Intimate Abstraction

Intimate Abstraction

Contemporary photographer Mona Kuhn (b. 1969) is acclaimed for intimate, large-scale depictions of the human form. In a new publication from Steidl, She Disappeared into Complete Silence, the practitioner takes fresh steps into abstraction. Set against a backdrop of the expansive Californian desert, it taps into our relationship with the environment – connecting interior and exterior worlds through layering and refraction.

A: She Disappeared into Complete Silence takes a new direction into abstraction. What informed this change of approach? 
MK: I happened upon a glass house by architect Robert Stone. The translucent surfaces of the minimalist structure offered a great setting for reflections, and at times worked as a prism for the light. Conceptually speaking, this building with mirrored ceilings was an extension of my own camera and optics. It allowed me to play with structure and form in a more abstract way than previous projects. 

A: What is the significance of the desert as the location for this series?
MK: I was drawn to the desert because of its magical light and raw mystic landscape. The structure I photographed in was on the edge of Joshua Tree National Park, a stunning backdrop for the architectural lines and human form I was working with. I wanted to evoke the beauty and severity of the landscape – it is as much a “figure” in the work as the other elements.

A: How do the works balance architectural, environmental and human forms? 
MK: That was one of the most rewarding challenges in this project. We experimented with reflections, shadows and illusions to create images that push the boundaries of representation. I wanted to escape the body and photograph the human presence coming in and out of evidence. At times over exposed, at times hidden in shadows, the solitary figure is like a mirage. The balance between the glass panes in the house, the linear and mirroring properties, and the desert light was a huge focus in getting pictures to speak to this abstract quality.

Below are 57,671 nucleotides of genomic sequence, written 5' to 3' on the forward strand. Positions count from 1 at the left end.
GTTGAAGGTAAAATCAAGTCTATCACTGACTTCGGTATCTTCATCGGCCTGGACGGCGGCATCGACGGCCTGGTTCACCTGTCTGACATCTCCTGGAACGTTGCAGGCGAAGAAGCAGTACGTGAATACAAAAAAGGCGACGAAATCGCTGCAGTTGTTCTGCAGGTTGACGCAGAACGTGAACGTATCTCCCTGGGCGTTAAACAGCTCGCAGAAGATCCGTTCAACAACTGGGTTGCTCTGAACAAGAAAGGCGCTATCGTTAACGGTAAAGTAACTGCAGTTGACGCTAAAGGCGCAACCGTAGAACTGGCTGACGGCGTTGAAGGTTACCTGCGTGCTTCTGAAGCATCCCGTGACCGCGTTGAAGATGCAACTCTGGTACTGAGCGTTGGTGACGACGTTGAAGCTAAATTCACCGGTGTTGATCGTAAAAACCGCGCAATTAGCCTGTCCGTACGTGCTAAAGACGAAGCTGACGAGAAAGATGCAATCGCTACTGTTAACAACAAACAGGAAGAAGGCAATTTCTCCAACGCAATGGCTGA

A: What does the series say about the relationship between individuals and the body? 
MK: I worked closely with a long-time friend and collaborator who posed in these pictures. She brings a feeling of comfort in her skin. The work is not about nudity exactly, but rather the feeling of being human in our bodies and in nature. This project abstracts the body, never fully presenting a nude image but rather highlighting it in relation to the desert light, water and glass surfaces. It brings us back to our bodies while placing us in the context of our environment.

A: Can you explain the meaning of the title She Disappeared into Complete Silence
MK: It was carefully chosen for multiple references and alludes to the abstract qualities of reflection and illusion. The word “She” has unfolding meanings. It refers not just to the single figure, but also the endless horizon lines running into infinity, and those rendered from thoughts.

A: How did you create this sense of illusion?
MK: The idea is that the human and man-made are layered within the landscape, creating a multi-platform of images all merging together. I utilised matte black-and-white images juxtaposed with the brilliant golden tones and strong purple shadows of the environment. 

A: How does your practice re-envision the nude in contemporary art?
MK: I see the nude as a basic and unifying aspect of our being. I have always been interested in continuing this long conversation of representation in art history – not as a show-and-tell, but rather as a humble and unguarded presentation of ourselves. My challenge is to bring a distinguished visual language developed in the fine arts into the modern medium of photography.

She Disappeared into Complete Silence is published by Steidl.

Lead image: Mona Kuhn AD 7272, 2014, from the series She Disappeared into Complete Silence, published by Steidl 2019. © Mona Kuhn